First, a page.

Crypto Scam Spotlight: Giza and Bee Token

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In this Crypto Scam Spotlight, we shed light on Giza, the most recent ICO scam in the crypto industry, and the Bee Token phishing Scam. These two scams have cost investors a whopping $3 million in total and they may have the same scammers behind it all.

Investing in ICOs or initial coin offerings can be very risky for investors as scammers have found them to be an avenue for quick cash. An initial coin offering is much like an initial public offering except it deals with cryptocurrencies instead of corporate stocks. Developers hold ICOs to raise digital currencies to fund their start-up ventures. They propose projects and the investors who believe in them will fund them in exchange of tokens.

The Giza ICO Scam

The Giza Device

What did Giza have to offer? The Giza Device—a so called revolutionary hardware wallet. Investors bought Giza tokens to raise funds for the Giza device with the promise that they would have a percentage of the sales revenue. In Giza’s Telegram group chat, the company’s community manager mentioned that a contribution of $10,000 would land investors a free Giza device and a $5,000 would give them a 50% discount.

Image from the Giza Device website

To create the devices, Giza sought the services of Russian based company Third Pin LLC and they signed a $1.5M contract. But Third Pin LLC CEO Ivan Larionov later announced on a Bitcoin forum that it had cut ties from Giza following vague instructions and an offer to set up a new company outside Russia.

Investors started getting suspicious when this happened.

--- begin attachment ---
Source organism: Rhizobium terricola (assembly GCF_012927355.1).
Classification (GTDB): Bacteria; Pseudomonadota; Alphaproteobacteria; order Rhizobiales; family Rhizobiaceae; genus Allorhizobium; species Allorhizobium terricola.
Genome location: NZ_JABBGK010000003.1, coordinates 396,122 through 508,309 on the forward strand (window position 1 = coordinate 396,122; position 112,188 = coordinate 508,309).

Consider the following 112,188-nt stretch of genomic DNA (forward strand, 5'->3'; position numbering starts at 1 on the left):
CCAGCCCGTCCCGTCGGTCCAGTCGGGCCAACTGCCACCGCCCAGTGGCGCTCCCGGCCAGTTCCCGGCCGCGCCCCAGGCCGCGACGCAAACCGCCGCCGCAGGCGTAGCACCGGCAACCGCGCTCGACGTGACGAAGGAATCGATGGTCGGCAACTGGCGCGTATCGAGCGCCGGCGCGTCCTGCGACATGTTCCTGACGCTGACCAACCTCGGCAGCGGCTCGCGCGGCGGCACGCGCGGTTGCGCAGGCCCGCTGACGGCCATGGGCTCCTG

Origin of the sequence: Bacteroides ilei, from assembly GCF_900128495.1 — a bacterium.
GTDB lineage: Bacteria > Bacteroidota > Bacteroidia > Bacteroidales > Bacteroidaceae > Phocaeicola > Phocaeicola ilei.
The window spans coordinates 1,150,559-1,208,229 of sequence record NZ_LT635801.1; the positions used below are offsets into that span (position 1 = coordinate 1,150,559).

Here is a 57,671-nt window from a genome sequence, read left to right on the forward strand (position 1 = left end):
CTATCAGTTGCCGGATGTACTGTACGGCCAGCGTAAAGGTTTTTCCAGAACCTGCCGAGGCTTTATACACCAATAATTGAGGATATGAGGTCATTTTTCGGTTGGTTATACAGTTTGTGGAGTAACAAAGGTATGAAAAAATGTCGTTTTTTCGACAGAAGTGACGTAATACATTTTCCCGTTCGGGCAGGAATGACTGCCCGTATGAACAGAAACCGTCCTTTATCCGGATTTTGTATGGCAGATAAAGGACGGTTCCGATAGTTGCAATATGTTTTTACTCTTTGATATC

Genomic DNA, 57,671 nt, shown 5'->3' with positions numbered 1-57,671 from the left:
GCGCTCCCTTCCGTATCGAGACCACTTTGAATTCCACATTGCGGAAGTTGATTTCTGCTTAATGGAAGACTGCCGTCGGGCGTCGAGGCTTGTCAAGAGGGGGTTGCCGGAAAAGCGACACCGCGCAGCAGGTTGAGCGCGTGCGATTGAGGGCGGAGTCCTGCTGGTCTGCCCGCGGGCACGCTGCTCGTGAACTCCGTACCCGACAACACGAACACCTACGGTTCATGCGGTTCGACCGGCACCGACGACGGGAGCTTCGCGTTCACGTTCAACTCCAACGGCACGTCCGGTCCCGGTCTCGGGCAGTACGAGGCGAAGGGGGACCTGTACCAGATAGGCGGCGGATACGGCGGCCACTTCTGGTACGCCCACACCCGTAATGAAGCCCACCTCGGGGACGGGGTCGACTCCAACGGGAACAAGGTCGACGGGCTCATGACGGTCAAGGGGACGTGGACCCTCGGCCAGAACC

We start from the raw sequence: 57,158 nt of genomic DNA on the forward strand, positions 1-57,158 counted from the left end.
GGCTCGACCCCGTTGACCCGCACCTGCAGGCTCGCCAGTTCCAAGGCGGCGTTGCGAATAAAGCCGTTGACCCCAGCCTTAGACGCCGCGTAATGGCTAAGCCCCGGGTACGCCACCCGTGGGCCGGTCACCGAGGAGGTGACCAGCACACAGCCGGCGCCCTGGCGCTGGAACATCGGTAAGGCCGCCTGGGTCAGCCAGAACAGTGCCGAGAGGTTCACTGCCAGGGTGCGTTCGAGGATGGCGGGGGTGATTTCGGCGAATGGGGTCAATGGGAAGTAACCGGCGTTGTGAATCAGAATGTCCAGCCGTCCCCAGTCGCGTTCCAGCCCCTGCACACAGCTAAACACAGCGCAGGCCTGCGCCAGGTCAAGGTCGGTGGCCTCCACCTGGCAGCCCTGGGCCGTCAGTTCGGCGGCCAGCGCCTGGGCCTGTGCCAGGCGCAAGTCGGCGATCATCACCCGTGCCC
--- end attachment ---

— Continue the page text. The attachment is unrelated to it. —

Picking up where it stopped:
ETH Inflows and Outflows

Many were impressed with the Giza device and they truly believed the project was going to be a game changer. Around 2,100 ETH was raised to fund the project.

The digital wallet that people used to send their contributions for Giza was found to show Ethreum (ETH) outflows in mid-February. Out of the over $2 million raised for the project, only $17 remains. Some of ETH was coursed through cryptocurrency exchange ShapeShift. The company says it has then blacklisted the wallets Giza used to transact with them.

The Bee Token Phishing Scam

Unlike Giza, Bee Token is a legitimate company. The decentralized home sharing network held their ICO on January 31, 2018 and in just over a day, they and their investors (or would-be investors) were robbed of around $928,000!

Scammers used @thebeetoken.com email addresses and pretended to be operators of the company. They emailed potential investors and sent them ETH addresses to which to send their investments.

The Giza and Bee Token Connection

Using Etherscan.io, a website that allows you to see the transactions of a particular address on the ETH blockchain, it was discovered that one of the wallets involved in the Bee Token phishing scam sent ETH to one of the wallets associated to Giza.

This means that whoever was involved with the Bee Token phishing scam might be the same scammers involved with the Giza scam or they could at least be in the same group.

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Do you think both scams have the same mastermind behind them? How can people avoid falling for these scams? Comment your thoughts below!

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